Tuesday, 25 April 2017


The recent comments by members of the Sangh Parivar on the complete ban on the consumption of beef in Goa have ignited a controversy. The comments, casteist as they are, have shifted the attention of the Goan people away from pressing issues like the future of casinos, the Mopa airport, the crises in the mining sector, environmental pollution, and everyday governance. That such comments divert our attention elsewhere is unfortunate; but every time such comments are made we should remind ourselves what exactly lies at the heart of such hate politics.

The online Ambedkarite portal, Round Table India, has been publishing articles critically analyzing the economics and politics of ‘beef ban’, especially since the ban enforced by Maharashtra from 2015. It is with the help of these and some other news reports that I wish to make the case that, through ‘beef bans’ and cow politics, the poor and minoritized population is being pushed further into the depths of poverty and caste, eventually making them live in conditions akin to slavery.

Following the ban in Maharashtra by the Devendra Fadnavis-led government, Arvind Kumar argued that the move had all the makings of a “social conspiracy” against the dalit-bahujans in India, especially in Maharashtra. “I see the beginnings,” he says, “of a reversal of ‘social change’”. Kumar argues that if non-productive cattle – whether used for dairy products or as draught animals – are not slaughtered then they will have to be disposed by someone after they die. Who will do this dirty work? He says that it is those who come from the ‘untouchable’ castes who will either be forced or lured into occupations such as disposing and skinning dead cattle and further “get trapped in the evil practice of untouchability”.

Kumar seems to have rightly perceived the diabolic game plan behind the ban on cow slaughter in Maharastra as the NGO that worked to make the ban a reality has similar plans. In an interview to Scroll.in, Rajendra Joshi, a trustee of the Viniyog Parivar Trust, said, “Cattle will now die their natural deaths scattered across the state, and it will help revive the traditional vocations of chamars and mochis [tanners and cobblers] across the state”. In making such a statement, Joshi admits that people are moving away from occupations such as tanning and hence such occupations need to be “revive[d]”. Obviously, people would not volunteer to perform such demeaning traditional occupations, hence the coercion of the state is seen as so necessary.

This emphasis on bringing back the ‘traditional’ precisely confirms what Kumar had suspected all along: undo social mobility and reorder labor relations. The idea ultimately is to return to a casteist way of life and production relations that perpetuates practices of untouchability. Talking in terms of untouchability does not mean that the issue is solely about religion, rituals, or belief; it is also fundamentally an economic issue as those who provide labor in a caste society – including those who work in agriculture and clear/skin dead cattle – come from the lower strata of society.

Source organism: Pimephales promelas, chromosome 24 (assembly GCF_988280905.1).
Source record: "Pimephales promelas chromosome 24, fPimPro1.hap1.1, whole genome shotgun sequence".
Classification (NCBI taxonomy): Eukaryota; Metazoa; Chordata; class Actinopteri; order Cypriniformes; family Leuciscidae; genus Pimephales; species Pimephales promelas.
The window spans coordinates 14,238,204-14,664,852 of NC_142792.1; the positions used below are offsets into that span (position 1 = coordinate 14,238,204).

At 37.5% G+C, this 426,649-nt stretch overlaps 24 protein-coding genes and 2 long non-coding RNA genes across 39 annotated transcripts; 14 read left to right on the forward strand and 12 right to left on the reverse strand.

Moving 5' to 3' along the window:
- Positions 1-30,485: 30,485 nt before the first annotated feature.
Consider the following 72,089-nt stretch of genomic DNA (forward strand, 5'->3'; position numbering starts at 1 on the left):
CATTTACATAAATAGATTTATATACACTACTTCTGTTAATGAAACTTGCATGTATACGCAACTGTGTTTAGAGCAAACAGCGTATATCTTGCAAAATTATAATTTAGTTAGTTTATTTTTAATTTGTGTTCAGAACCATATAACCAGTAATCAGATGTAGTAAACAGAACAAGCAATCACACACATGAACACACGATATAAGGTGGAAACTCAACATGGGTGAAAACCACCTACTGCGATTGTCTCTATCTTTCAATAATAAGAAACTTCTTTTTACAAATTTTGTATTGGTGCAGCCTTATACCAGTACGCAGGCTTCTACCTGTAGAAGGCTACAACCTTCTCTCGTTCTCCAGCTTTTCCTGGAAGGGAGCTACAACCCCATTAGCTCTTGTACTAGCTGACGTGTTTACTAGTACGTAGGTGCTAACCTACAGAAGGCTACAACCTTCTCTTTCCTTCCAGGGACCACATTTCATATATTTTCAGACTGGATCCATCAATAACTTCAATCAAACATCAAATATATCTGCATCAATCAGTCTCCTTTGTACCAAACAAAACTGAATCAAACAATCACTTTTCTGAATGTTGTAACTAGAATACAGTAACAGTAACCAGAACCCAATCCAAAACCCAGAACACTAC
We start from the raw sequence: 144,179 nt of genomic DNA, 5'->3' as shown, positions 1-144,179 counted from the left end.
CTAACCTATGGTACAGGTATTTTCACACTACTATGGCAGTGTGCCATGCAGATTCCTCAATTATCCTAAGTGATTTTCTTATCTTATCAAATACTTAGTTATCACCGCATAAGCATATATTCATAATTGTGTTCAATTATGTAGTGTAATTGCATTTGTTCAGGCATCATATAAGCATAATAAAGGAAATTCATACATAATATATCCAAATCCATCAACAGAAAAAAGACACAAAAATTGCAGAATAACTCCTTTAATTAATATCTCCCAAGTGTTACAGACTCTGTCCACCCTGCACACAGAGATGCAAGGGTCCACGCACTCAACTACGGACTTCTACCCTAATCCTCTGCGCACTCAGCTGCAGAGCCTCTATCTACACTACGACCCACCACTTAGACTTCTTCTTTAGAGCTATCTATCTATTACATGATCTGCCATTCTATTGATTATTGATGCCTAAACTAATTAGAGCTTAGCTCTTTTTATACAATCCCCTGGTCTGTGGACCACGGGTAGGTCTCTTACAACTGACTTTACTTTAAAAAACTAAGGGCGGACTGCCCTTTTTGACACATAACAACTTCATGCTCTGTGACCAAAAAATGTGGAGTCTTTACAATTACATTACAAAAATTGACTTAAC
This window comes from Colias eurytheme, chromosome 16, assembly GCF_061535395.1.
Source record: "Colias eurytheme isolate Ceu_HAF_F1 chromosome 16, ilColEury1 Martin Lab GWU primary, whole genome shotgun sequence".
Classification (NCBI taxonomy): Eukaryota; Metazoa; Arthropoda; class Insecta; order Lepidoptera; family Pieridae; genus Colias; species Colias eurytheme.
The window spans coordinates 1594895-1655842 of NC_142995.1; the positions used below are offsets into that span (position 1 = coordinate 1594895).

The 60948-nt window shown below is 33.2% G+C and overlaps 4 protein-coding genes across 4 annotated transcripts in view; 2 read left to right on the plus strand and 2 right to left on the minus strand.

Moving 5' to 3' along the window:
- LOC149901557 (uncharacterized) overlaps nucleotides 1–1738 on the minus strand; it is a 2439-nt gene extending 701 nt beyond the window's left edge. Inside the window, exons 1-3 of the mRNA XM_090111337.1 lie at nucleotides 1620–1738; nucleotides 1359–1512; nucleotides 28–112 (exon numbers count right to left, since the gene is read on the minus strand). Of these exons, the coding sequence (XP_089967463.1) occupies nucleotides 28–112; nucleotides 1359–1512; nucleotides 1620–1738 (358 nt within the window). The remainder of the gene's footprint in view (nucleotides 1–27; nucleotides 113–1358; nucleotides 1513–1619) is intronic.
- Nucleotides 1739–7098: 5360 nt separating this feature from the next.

Studies have shown that if non-productive cattle are not culled – that is livestock rearing is not done in a scientific and economically rational manner – then the population of cattle begins to shrink. In other words, slaughter is essential if the agricultural and dairy production is to be maintained at an economically viable level. Farmers, being unable to dispose of such cattle, have to bear the burden of sustaining non-productive animals. Selling non-productive cattle (whether cows or bulls) for slaughter (with the resultant production of food, leather, and other important goods) sustains an agrarian economy dependent on bovine animals. The butcher is an integral part of this economy. In fact we can observe that a ban on cow slaughter economically burdens farmers, dairy farmers, butchers, and meat traders. However, the only ones who are laughing all the way to the bank are the beef exporters – many of them upper caste Hindus – who seem to be increasing the quantum of exports despite this hate politics.

Seen from the perspective of the ill-effects that a ‘beef ban’ and anti-cow slaughter laws have on the society and the economy, it is imperative that secular forces and those keen to maintain Goan traditions call for nothing less than a complete revocation of these ‘cow protection’ laws, including the one that the MGP government brought into force in Goa in the 1970s. It is also a litmus test to the votaries of secularism and Goemkarponn if they will push for the revocation or change of laws antithetical to the lives and livelihoods of Goans.

In Goa too, one can observe that it has become increasingly difficult for people to maintain cattle. It is simply not economically viable, and over a period of time so many people have stopped rearing cattle. Add to this, one sees a large number of cows scavenging from dustbins and other areas. The oppressive ‘cow protection’ laws – circumscribed by a upper caste Hindu morality – has made it difficult for people to maintain cows and the bovine population to sustain itself.